Mayor Rahm Emanuel has already taken care of former Ald. John Pope (10th) with a $116,856-a-year deputy commissioner’s job in the Department of Water Management that had been vacant for more than two years.
On Tuesday, former Ald. Ray Suarez (31st) got a soft landing: a $20,000-a-year seat on the nine-member board overseeing the Illinois International Port District.
The City Council’s Transportation Committee signed off on the mayoral appointment, even though Suarez openly acknowledged that he knows almost nothing about the nation’s largest inland general cargo port, one of Chicago’s greatest untapped assets.
During the confirmation hearing, Ald. Susan Sadlowski Garza (10th) described the port located in her Far Southeast Side ward as “very neglected” with “almost no marketing” to assist dependent businesses.
“Businesses that I’ve spoken to — and I’ve hit almost every single one — are actually willing to pay more for infrastructure because everything that’s happening there is left to just crumble around them. No one is putting any kind of effort into marketing the port or into increasing peoples’ businesses,” Garza said.
“It’s been very neglected …. It is not in very good shape. So, I would like to ask you, `What are your short-term and long-term goals for the port?’”
Suarez was like a deer in the headlights.
“To learn as much as I can regarding what are the proposals that are being planned for the port and to make sure that your ward is properly served and the businesses and the community [are] improved. And to make sure that everyone is very comfortable and very proud to have a facility of this size,” Suarez said.
Garza pressed Suarez to describe the “initiatives” he would “bring to the table” to wake up a board she described as pretty much asleep at the switch.
“I believe we have to market our facilities …. But from the little I know about the port authority, Chicago’s port is 36th throughout the nation. That’s pretty high considering our 50 states and their different ports,” Suarez said.
When Garza tried for a third time, Suarez punted.
“Before anything I bring, I want to see what your proposal is. You’re the alderman of the ward. I want to make sure I work with you and make sure we bring as much of the concerns that you have about the port so we can correct whatever problems you see so that it properly serves your ward,” he said.
Ald. Millie Santiago (31st), who defeated Suarez by 79 votes, gingerly asked Suarez to describe his qualifications.
“I bring my experience and my expertise in city government …. And my concerns are the same concerns that … you have: To make sure we have a facility that is run efficiently, that makes money, that creates jobs, that brings and attracts new businesses,” he said.
“I’ll continue to work with all members of the City Council to learn their concerns … so we can improve and make it much better than what I’m hearing today.”
Santiago called the mayoral appointment political payback to Suarez and his political patron, Cook County Democratic Party Chairman Joe Berrios.
“He may have some experience, but the timing is really bad. It’s a way for the mayor to appreciate what he has done throughout the years. I don’t think it’s the right thing, but I just don’t want to pick a fight against the mayor or against him,” she said.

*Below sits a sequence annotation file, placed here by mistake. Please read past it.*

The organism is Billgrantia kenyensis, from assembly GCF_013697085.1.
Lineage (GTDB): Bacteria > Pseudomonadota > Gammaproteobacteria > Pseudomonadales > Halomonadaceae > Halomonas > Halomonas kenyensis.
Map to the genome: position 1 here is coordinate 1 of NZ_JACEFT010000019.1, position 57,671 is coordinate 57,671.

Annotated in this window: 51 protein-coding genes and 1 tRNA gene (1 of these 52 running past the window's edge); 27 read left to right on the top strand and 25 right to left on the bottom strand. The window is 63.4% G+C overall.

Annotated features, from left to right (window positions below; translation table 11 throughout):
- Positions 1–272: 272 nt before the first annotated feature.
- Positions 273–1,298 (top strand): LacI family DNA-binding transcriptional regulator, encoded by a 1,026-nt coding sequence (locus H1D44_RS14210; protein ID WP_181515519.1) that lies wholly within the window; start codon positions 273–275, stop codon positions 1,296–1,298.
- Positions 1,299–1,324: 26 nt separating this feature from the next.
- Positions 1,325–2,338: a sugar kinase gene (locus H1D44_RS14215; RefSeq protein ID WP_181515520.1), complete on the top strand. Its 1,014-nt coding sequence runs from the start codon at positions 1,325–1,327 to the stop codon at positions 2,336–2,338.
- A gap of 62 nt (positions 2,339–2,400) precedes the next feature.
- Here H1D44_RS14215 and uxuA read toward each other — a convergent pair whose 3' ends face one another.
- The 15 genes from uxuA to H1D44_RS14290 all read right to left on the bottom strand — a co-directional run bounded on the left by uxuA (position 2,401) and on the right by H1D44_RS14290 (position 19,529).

Two years ago, Emanuel’s grand plan to privatize the Illinois Port Authority District to create hundreds of jobs and capitalize on its vast untapped potential hit a political barge.
The Broe Group, the Colorado company that had pledged to invest $500 million in port facilities over the next decade, “amicably suspended” negotiations on a master lease after being unable to reach agreement with the Port District.
Emanuel responded by saying he was prepared to sink the deal — just as he pulled the plug on privatizing Midway Airport — after the exclusive bidder tried to pull a fast one.
“Sometimes the best answer on a negotiation is `no.’ And if they were trying to change the fundamental terms as it relates to economic investment and job creation that they committed to in the first place, `no’ was going to be the answer and `no’ is sometimes the right answer,” the mayor said then.
“They wanted a 60-day exclusive based on the goals they were going to hit. You can’t change the goals and expect us to say yes. My view is no is the right answer. This is a different day in the city of Chicago. We learn when there’s a mistake like the parking meters. We’re not going to repeat it here.”
The privatization plan would have created up to 1,000 permanent jobs and 3,000 construction jobs.
The Port District, which has roughly $30 million in outstanding debt, would have received $1 million in annual revenue, along with 10 percent of new revenue that came into the port.
Over the years, the Port District has been accused of operating in the shadows without standards and focusing on patronage and recreation at the expense of commerce.
That has changed under attorney Michael Forde, who was rewarded with a $25,000-a-year appointment to chair the nine-member board after helping Emanuel beat back a residency challenge that nearly derailed his candidacy for mayor.
Forde started by returning the port authority to its core mission by choosing Kemper Sports to operate the Harborside International Golf Center, from which the Port District derives more than half its annual revenue.
The board also hired the Bank of Montreal to do a “strategic and capital needs study” of the Port of Chicago. And at Forde’s request, the General Assembly directed the state’s auditor general to conduct a management and financial audit of the Port District that was predictably and sharply critical of operations under the previous regime.